By Nancy Keaton
With its charming artisan pastries and sophisticated dishes, The Pearl Café has burst onto Lewis County’s farm-to-table scene in a big way.
If you walk into The Pearl Café when they open for breakfast at 8:30 a.m. you’ll be treated to the enticing aroma of freshly baked desserts. You’ll second-guess your decision to have breakfast and actually think about just eating the goodies instead. But don’t. The breakfast choices are vast, flavorful and locally-sourced.
The Pearl Café opened on April 1 by owners Karen McSwain and Maureen (Mo) Anderson. McSwain had previously owned the Blue Lotus Café in Olympia and didn’t plan to open another restaurant. But Anderson saw that she missed it and encouraged her to do it again.
When they were looking for a building, they wanted one close to the Community Farmers Market to make it easier for people to connect with their food. They took one look at the little cafe and decided it was perfect. Things were on their side as they were able to buy supplies and equipment cheaply at a yard for a discontinued tea shop.
McSwain and Anderson are proud of the fact that all the ingredients are locally sourced, purchased from the local farmers. All food, except bread, is homemade every day and made from scratch. They like to share where they get their ingredients so that others know that they can get locally sourced food as well. The bread is bought from The Essential Baking Company in Seattle because it’s all made to order so much more fresh that store-bought bread. The coffee comes from Olympia Coffee Roasting Company. Winter produce will come from Olympia Food Coop.
A basic core menu is offered, along with daily specials, such as Biscuits and Gravy or Tex-Mex Migas. Want vegan? They have you covered. Gluten-free? Check. Carnivore? The bacon is certainly not fake. If you have any other accommodations that need made, they cheerfully create your meal as you ask.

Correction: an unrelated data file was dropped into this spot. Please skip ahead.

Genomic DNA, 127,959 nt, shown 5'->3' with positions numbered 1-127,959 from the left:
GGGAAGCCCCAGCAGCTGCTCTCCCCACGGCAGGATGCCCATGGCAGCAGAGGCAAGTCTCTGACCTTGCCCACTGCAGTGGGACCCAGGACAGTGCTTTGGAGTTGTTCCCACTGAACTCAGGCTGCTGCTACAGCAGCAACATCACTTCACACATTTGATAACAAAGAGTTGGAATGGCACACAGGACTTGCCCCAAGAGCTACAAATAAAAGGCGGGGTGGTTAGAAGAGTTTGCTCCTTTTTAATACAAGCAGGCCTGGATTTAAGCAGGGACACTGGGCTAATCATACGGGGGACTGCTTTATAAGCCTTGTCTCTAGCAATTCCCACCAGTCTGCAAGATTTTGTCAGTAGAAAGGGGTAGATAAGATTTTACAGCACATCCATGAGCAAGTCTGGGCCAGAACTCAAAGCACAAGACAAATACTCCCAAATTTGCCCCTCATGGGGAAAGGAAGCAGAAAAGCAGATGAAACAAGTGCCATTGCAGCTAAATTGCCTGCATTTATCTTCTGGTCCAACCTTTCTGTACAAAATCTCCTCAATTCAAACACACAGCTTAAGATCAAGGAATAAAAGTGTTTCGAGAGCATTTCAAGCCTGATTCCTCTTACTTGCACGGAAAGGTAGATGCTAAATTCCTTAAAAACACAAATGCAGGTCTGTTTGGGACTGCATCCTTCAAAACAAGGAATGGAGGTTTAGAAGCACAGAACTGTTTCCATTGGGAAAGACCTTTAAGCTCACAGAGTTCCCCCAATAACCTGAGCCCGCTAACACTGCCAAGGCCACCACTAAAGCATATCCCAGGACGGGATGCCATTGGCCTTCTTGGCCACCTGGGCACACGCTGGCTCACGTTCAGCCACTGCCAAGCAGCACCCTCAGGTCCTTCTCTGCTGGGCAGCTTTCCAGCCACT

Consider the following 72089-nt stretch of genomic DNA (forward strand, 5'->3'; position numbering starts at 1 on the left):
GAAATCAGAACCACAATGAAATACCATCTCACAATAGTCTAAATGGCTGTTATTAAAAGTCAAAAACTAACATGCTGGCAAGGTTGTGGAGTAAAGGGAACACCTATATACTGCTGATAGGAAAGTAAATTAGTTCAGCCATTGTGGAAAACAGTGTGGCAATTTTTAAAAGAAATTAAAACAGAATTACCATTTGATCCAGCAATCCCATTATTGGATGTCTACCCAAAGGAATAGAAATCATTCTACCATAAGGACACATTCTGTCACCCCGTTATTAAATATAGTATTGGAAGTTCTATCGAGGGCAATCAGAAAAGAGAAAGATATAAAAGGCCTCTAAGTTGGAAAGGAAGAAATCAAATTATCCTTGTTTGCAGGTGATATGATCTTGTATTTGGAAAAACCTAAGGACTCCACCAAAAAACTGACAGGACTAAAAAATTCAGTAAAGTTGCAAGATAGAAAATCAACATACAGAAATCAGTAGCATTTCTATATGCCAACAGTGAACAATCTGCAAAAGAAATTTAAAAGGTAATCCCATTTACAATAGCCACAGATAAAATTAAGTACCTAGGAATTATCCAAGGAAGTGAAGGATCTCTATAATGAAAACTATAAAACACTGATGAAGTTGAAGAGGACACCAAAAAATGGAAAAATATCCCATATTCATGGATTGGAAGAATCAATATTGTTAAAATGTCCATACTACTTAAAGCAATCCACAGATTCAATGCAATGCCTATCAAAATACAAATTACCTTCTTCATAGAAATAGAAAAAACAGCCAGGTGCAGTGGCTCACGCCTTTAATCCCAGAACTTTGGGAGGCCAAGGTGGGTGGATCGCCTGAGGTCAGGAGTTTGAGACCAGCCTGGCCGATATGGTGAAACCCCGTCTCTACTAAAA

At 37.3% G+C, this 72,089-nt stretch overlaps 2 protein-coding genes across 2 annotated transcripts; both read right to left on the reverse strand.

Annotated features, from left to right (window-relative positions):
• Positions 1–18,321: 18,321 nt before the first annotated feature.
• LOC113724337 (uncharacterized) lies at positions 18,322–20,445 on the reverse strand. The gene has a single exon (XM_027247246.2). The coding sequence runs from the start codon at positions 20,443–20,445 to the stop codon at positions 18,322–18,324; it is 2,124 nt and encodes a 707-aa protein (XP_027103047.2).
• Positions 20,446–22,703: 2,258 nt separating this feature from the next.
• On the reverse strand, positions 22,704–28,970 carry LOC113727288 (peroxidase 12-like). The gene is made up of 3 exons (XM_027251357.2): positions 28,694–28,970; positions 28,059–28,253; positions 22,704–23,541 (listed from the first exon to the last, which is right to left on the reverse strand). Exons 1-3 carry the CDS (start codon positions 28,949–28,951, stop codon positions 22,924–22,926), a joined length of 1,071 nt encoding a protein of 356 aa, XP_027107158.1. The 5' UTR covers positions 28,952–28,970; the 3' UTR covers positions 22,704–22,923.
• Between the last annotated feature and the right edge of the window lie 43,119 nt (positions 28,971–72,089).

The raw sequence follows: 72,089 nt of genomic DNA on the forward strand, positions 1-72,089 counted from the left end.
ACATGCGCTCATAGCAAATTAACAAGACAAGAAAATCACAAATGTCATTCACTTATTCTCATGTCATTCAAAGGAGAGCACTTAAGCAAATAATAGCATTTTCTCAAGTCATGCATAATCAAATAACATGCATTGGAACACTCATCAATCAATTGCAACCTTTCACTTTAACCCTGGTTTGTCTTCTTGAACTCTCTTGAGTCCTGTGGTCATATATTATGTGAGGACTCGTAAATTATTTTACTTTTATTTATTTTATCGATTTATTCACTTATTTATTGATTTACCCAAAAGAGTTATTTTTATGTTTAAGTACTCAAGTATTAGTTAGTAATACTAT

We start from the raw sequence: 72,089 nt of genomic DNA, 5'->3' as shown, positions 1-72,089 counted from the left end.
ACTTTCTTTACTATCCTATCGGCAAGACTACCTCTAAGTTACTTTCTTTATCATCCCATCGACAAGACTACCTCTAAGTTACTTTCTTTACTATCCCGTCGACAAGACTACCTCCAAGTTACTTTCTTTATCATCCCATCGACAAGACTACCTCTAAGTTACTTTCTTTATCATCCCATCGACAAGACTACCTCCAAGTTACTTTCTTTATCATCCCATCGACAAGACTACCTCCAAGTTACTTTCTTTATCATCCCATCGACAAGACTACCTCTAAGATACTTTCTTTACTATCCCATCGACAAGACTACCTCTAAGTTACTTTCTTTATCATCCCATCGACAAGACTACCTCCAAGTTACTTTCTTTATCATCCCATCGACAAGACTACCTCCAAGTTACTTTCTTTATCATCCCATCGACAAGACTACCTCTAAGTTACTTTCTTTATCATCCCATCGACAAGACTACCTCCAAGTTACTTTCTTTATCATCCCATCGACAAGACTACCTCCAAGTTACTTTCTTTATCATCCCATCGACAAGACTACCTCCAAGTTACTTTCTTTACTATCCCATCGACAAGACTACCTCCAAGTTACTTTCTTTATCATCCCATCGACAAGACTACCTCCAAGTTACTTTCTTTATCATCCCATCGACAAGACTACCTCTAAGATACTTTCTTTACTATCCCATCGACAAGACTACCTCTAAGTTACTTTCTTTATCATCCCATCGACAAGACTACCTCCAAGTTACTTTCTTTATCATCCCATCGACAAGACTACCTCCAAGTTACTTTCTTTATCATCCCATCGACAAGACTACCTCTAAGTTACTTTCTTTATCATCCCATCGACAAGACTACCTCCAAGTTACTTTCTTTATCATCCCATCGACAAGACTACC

The most popular dish ordered is the Curried Chicken Sandwich (curried chicken salad with Granny Smith apples) as well as The Memory or “Thanksgiving on a bun” as they call it – roasted turkey topped with stuffing and cranberry mayonnaise on a hearty artisan bun. McSwain’s favorite dish to cook is soup, but she also thoroughly enjoys making the green salads. “They’re works of art,” smiles McSwain.
Breakfast is the most difficult meal of the day to make. McSwain uses a four-burner electric stove and some breakfast items take two burners. If a group comes in, the odds of them all getting breakfast at the same time are pretty small. However, customers are welcome to phone in their orders and take them to go if they like.
Even with the popularity of the restaurant, McSwain and Anderson are not looking to grow. They plan to keep the business small and manageable so that they will always enjoy it and not feel overwhelmed. The one area they did expand was to a little room next to the café called etc... Anderson explains, “That’s the living room, this [the café] is the kitchen.” etc… is also an overflow room where customers can wait if the restaurant is full. There are games to play, books to read, and of course, everything is for sale.
McSwain and Anderson are pleasantly amazed at their success. Business has been thriving and Anderson was able to leave her state job to devote more time to their venture. One day Anderson was still at her state job and drove by the café on her lunch hour. She saw that every table inside was full and every table outside was full, and McSwain was working on two very large orders. That’s when they realized Anderson needed to be there full time to help.
The name of the café is the brainchild of McSwain, who likes the 1920’s, and Pearl is a name popular in that era. They also think of the cafe as being like a pearl, a beautiful gem created from irritation – and they want to be recognized as a hidden gem in Chehalis.
McSwain and Anderson want to be known as a place where people are able to talk and connect, as they love connecting with their customers. “Historic downtowns are great and quirky and the people that come in are unpretentious and genuine,” states McSwain. People are always bringing them gifts, like Kombucha tea, corn, or blueberries. Interesting conversations are valued, particularly those with travelers passing through. At the end of the day they often go home saying, “That was fun!”
The Pearl Café
527 NW Pacific Ave
Chehalis, WA 98532
Hours: Tuesday-Friday from 8:30 a.m. – 3:00 p.m.
Beginning in late October and continuing through April, winter hours will be Wednesday-Saturday, 8:30 a.m. – 2:00 p.m.
Follow The Pearl Cafe on Facebook to see what the duo is cooking.